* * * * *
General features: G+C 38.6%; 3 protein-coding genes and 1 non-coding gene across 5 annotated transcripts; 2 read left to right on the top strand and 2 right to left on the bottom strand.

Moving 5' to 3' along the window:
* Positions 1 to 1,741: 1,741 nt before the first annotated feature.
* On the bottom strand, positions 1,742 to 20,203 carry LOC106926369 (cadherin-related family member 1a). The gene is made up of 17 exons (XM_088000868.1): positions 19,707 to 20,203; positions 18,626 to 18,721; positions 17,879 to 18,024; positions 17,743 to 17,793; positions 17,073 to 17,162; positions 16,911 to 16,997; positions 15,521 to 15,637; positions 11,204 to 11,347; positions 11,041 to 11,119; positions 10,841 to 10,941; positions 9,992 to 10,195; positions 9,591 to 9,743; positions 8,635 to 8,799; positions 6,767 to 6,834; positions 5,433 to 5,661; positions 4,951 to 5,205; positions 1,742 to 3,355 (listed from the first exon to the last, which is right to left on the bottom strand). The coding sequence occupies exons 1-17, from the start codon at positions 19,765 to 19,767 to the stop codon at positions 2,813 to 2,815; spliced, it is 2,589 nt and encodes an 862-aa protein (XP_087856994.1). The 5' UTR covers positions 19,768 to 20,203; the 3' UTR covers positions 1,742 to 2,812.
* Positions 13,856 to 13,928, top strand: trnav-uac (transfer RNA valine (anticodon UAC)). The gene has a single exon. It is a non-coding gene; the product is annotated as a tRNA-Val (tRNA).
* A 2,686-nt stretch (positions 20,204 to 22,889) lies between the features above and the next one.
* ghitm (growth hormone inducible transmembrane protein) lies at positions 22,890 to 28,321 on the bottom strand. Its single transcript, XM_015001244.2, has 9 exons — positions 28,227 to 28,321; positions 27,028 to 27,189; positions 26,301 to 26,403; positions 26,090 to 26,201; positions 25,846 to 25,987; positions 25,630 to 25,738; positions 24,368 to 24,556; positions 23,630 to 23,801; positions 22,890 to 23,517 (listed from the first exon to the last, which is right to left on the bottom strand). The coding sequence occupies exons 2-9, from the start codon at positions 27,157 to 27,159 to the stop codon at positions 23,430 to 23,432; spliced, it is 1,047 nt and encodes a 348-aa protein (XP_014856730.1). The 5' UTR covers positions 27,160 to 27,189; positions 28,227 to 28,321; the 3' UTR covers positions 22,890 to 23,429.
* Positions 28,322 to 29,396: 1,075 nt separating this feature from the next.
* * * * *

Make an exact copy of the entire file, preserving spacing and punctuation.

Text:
General features: G+C 38.6%; 3 protein-coding genes and 1 non-coding gene across 5 annotated transcripts; 2 read left to right on the top strand and 2 right to left on the bottom strand.

Moving 5' to 3' along the window:
* Positions 1 to 1,741: 1,741 nt before the first annotated feature.
* On the bottom strand, positions 1,742 to 20,203 carry LOC106926369 (cadherin-related family member 1a). The gene is made up of 17 exons (XM_088000868.1): positions 19,707 to 20,203; positions 18,626 to 18,721; positions 17,879 to 18,024; positions 17,743 to 17,793; positions 17,073 to 17,162; positions 16,911 to 16,997; positions 15,521 to 15,637; positions 11,204 to 11,347; positions 11,041 to 11,119; positions 10,841 to 10,941; positions 9,992 to 10,195; positions 9,591 to 9,743; positions 8,635 to 8,799; positions 6,767 to 6,834; positions 5,433 to 5,661; positions 4,951 to 5,205; positions 1,742 to 3,355 (listed from the first exon to the last, which is right to left on the bottom strand). The coding sequence occupies exons 1-17, from the start codon at positions 19,765 to 19,767 to the stop codon at positions 2,813 to 2,815; spliced, it is 2,589 nt and encodes an 862-aa protein (XP_087856994.1). The 5' UTR covers positions 19,768 to 20,203; the 3' UTR covers positions 1,742 to 2,812.
* Positions 13,856 to 13,928, top strand: trnav-uac (transfer RNA valine (anticodon UAC)). The gene has a single exon. It is a non-coding gene; the product is annotated as a tRNA-Val (tRNA).
* A 2,686-nt stretch (positions 20,204 to 22,889) lies between the features above and the next one.
* ghitm (growth hormone inducible transmembrane protein) lies at positions 22,890 to 28,321 on the bottom strand. Its single transcript, XM_015001244.2, has 9 exons — positions 28,227 to 28,321; positions 27,028 to 27,189; positions 26,301 to 26,403; positions 26,090 to 26,201; positions 25,846 to 25,987; positions 25,630 to 25,738; positions 24,368 to 24,556; positions 23,630 to 23,801; positions 22,890 to 23,517 (listed from the first exon to the last, which is right to left on the bottom strand). The coding sequence occupies exons 2-9, from the start codon at positions 27,157 to 27,159 to the stop codon at positions 23,430 to 23,432; spliced, it is 1,047 nt and encodes a 348-aa protein (XP_014856730.1). The 5' UTR covers positions 27,160 to 27,189; positions 28,227 to 28,321; the 3' UTR covers positions 22,890 to 23,429.
* Positions 28,322 to 29,396: 1,075 nt separating this feature from the next.